7pm to 9:00; Back to work. Note; the running of engines stops at sunset. If you like to drink beer, I politely ask that you hold off until after sunset, as it’s a bad mix with running engines. The airport we are using is a city owned facility, and the manager is going out of his way to help us. Out of respect this means that we make his life easier by drinking beer out of cups and removing all the empties. (It goes without saying that anyone sipping a beer is going to be taking a break from any of the engine run action.)

9:30 pm Host and tech crew stops.  Builders will be welcome to work as late as they like. The host and tech crew stops at this point. If we have a builders component that needs a weld, a special repair or a test or on the spot machining in order for his project to advance, we head back to our personal hangars to accomplish this. We also have our own day one debrief and make minor adjustments for day 2. I always plan on getting this wrapped up by midnight, but it often takes until the wee hours of the morning, which is why it is important that we actually switch gears at 9pm.

Saturday June 9th

8am, Get started. Breakfast will be on hand, and builders are welcome to start before this, but we will not run anything before this.

12 noon ‘Hard stop’ Group photo and lunch, introduction of pilots and more notes;

1:00 back to work. Through out the afternoon, a will be breaking of builders in groups of 4-5 people and giving them hands on instruction in individual aspects of the engines prep. Mark from Falcon will be on hand doing the same thing. Dan Weseman will be giving several demonstrations of how his bearing is  installed.  If there is a specific thing you would like to see, let me know when you check in. Most of these tasks will happen many times at the event, so you will have numerous chances to see it done and participate.  During the event, Grace will be on hand to get everyone parts organized and Rachel Weseman will be overall event coordinator.  We are all there to help you get the most out of the event. This begins with every builder showing up with a positive attitude. In 22 colleges, I have had nearly 200 engines run. The people who got it done all came with some prep work and a positive attitude.  Working at home alone in a sequential manner is drinking little 8oz. bottles of water. The college is like drinking from a firehose. It is far more messy, and it requires some attitude adjustment, but in the end the rate of transfer is much better and builders realize that the small adjustment is well worth the progress.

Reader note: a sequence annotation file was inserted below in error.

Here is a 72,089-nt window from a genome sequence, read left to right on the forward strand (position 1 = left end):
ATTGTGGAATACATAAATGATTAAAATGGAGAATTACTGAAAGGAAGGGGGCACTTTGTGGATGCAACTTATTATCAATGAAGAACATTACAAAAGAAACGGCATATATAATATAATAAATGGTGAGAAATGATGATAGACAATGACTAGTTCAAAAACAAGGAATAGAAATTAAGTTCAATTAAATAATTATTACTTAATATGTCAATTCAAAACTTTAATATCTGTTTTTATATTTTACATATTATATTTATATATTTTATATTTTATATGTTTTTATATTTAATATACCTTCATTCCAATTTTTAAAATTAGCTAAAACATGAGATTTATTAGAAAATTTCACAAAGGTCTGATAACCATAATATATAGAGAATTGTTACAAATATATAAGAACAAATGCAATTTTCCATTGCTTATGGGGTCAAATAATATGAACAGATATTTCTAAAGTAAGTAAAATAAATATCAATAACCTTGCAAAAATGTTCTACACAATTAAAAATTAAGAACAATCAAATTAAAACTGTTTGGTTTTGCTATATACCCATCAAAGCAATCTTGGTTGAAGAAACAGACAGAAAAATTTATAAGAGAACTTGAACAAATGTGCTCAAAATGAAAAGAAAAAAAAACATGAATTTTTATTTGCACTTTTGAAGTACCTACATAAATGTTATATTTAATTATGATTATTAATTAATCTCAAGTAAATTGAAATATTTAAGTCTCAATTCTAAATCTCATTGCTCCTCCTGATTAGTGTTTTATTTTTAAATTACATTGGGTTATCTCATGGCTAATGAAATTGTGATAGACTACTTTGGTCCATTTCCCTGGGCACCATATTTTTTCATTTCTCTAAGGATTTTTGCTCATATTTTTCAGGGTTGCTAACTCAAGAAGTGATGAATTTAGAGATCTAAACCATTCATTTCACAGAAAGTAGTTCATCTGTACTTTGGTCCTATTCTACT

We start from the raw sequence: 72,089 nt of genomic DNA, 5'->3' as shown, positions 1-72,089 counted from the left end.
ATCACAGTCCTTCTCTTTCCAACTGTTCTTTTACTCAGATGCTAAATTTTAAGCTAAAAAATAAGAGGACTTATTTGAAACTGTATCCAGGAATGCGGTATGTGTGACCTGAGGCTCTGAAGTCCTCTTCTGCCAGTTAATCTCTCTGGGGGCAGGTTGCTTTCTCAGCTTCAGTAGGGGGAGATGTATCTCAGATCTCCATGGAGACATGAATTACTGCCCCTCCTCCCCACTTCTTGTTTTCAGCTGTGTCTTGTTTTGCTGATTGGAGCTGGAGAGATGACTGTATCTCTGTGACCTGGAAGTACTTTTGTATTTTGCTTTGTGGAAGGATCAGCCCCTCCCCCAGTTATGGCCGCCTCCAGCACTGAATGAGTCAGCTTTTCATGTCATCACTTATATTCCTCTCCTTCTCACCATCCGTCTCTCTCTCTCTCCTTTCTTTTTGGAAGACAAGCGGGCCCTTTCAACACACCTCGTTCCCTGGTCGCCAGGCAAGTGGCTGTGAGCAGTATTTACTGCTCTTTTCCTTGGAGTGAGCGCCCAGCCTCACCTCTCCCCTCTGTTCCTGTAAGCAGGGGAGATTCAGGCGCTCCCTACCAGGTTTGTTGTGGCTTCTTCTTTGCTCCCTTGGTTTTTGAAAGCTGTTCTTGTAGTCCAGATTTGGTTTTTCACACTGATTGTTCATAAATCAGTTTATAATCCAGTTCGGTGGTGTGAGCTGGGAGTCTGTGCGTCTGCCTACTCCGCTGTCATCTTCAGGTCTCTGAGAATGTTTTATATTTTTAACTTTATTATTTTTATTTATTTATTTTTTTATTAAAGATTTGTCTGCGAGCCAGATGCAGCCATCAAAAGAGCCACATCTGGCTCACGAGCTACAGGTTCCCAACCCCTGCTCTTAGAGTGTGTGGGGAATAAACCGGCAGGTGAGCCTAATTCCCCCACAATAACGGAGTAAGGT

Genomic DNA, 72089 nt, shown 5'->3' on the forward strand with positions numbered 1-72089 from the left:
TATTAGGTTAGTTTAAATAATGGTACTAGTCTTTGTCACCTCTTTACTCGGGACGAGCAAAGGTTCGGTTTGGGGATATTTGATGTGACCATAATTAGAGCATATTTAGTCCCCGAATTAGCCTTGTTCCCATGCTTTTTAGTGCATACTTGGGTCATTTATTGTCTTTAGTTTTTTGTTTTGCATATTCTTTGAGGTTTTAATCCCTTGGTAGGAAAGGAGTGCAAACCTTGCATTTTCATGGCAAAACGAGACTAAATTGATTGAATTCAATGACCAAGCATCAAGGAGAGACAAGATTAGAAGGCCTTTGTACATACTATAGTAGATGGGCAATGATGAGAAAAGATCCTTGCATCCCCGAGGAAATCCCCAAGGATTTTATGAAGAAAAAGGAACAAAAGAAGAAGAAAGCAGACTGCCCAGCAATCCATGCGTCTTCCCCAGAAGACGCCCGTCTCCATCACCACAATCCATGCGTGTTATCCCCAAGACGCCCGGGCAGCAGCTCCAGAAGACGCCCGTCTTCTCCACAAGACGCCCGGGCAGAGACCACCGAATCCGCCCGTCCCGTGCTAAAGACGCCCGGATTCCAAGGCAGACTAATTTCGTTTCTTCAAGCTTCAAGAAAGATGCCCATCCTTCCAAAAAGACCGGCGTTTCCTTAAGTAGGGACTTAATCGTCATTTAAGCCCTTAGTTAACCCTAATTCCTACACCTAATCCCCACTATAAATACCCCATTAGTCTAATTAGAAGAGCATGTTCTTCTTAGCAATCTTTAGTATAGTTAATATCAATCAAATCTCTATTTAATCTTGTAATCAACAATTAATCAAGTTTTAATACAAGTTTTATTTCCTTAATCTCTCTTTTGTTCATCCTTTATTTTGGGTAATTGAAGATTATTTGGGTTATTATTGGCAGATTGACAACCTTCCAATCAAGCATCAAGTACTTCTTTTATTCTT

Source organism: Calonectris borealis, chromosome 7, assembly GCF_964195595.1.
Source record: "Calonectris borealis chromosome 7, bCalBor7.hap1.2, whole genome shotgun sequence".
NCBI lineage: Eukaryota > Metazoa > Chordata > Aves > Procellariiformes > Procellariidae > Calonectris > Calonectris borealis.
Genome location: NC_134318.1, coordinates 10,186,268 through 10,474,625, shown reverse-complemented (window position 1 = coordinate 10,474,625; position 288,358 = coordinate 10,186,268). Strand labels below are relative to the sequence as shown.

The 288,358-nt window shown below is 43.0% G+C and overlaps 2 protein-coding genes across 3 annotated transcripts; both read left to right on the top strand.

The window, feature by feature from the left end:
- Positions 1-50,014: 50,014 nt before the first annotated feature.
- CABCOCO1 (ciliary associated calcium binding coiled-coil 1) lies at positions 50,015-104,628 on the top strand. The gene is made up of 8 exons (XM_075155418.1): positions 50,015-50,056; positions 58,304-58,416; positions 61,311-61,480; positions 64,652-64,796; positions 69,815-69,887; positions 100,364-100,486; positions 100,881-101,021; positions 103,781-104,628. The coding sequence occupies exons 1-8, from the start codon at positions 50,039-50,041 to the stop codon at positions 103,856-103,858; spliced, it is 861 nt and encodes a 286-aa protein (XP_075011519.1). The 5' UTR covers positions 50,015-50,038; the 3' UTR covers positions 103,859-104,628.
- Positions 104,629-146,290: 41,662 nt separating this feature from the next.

6pm to 730 Hard stop for Dinner. Main meal of the event. We want to have everyone take the time to recognize the people who have flown in and people who have come to the college solely to volunteer.

7:30 back to work. On saturday night, work proceeds at a slower pace, as 50% of the people on hand use these hours as social time. We do not run engines after 6pm on saturday to keep the noise down. The tech crew will be on hand until 9pm, but builders are invited to work as late as they like.

Sunday, June 10

Work starts at 8am. Again, builders can start before, but we don’t run engines before this. Breakfast will be on hand. work will continue  steadily. Traditionally, things wind down after 12 noon because most people are heading back home after a few hours in the morning. Although we begin cleaning up at noon, the tech crew will be on hand to help anyone finish up an engine that is close to running.  We generally aim to get things wrapped up by 4pm. In the past we have worked long into Sunday night, but I am making a real effort to discourage our friends from starting a 6,8, or 10 hour drive home at 10pm on Sunday. We pack enough stuff into the 50 hours of the college that even stong coffee won’t keep you awake for long on Sunday night.-ww